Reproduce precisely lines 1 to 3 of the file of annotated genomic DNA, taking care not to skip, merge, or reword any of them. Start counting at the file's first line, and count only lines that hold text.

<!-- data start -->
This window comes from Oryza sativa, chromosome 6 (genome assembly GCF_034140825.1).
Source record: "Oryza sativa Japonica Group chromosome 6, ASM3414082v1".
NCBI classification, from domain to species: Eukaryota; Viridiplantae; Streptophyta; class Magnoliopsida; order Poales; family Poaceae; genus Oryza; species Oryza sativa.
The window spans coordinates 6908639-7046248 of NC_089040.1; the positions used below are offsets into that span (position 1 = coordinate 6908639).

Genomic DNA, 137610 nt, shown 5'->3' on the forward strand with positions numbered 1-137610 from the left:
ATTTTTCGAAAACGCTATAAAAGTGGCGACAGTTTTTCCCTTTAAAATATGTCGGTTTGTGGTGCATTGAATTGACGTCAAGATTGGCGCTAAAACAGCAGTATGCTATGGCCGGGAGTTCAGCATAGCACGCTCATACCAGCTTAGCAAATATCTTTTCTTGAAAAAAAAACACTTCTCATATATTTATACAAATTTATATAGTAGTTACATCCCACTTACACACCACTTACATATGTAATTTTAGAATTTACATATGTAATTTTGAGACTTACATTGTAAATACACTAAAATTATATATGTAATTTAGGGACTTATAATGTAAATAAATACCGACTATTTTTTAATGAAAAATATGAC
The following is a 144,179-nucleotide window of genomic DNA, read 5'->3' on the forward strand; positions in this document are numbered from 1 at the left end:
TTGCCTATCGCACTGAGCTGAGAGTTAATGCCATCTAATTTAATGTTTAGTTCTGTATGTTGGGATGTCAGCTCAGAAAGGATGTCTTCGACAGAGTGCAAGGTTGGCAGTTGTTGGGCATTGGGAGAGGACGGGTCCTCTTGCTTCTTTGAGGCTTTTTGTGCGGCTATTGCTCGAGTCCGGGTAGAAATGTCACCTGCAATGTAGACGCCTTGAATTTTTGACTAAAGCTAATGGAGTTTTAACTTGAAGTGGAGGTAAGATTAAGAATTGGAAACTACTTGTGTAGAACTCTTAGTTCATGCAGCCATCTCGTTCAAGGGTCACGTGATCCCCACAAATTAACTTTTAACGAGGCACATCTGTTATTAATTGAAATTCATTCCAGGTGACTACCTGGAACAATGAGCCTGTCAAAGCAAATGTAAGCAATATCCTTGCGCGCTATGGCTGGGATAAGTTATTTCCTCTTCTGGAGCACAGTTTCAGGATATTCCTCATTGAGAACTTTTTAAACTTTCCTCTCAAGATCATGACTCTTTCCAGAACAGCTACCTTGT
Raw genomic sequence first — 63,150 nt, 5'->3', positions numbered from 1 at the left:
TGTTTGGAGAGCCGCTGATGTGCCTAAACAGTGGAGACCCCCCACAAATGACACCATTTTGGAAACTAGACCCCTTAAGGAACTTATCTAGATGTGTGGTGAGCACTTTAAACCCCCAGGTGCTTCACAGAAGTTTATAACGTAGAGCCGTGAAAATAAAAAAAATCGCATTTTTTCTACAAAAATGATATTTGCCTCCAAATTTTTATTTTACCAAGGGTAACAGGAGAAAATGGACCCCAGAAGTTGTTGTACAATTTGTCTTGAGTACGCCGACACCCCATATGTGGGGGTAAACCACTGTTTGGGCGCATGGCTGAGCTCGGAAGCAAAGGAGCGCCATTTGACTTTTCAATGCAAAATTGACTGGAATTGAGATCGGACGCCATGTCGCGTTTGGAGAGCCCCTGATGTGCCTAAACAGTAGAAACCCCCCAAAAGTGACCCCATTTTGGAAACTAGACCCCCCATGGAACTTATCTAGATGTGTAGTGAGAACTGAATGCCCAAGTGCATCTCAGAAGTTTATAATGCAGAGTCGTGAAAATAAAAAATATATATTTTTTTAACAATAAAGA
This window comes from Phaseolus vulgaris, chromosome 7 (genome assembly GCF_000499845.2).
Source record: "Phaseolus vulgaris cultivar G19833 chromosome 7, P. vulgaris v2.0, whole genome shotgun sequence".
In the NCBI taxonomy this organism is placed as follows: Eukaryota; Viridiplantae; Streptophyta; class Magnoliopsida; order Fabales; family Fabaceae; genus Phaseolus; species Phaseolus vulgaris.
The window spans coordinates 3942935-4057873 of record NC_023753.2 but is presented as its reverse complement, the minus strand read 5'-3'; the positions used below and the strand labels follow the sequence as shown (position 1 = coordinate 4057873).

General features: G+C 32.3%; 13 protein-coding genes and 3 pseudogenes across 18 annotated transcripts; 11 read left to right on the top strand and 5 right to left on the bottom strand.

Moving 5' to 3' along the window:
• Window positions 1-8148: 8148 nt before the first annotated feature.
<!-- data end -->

This window comes from Oryza sativa, chromosome 6 (genome assembly GCF_034140825.1).
Source record: "Oryza sativa Japonica Group chromosome 6, ASM3414082v1".
NCBI classification, from domain to species: Eukaryota; Viridiplantae; Streptophyta; class Magnoliopsida; order Poales; family Poaceae; genus Oryza; species Oryza sativa.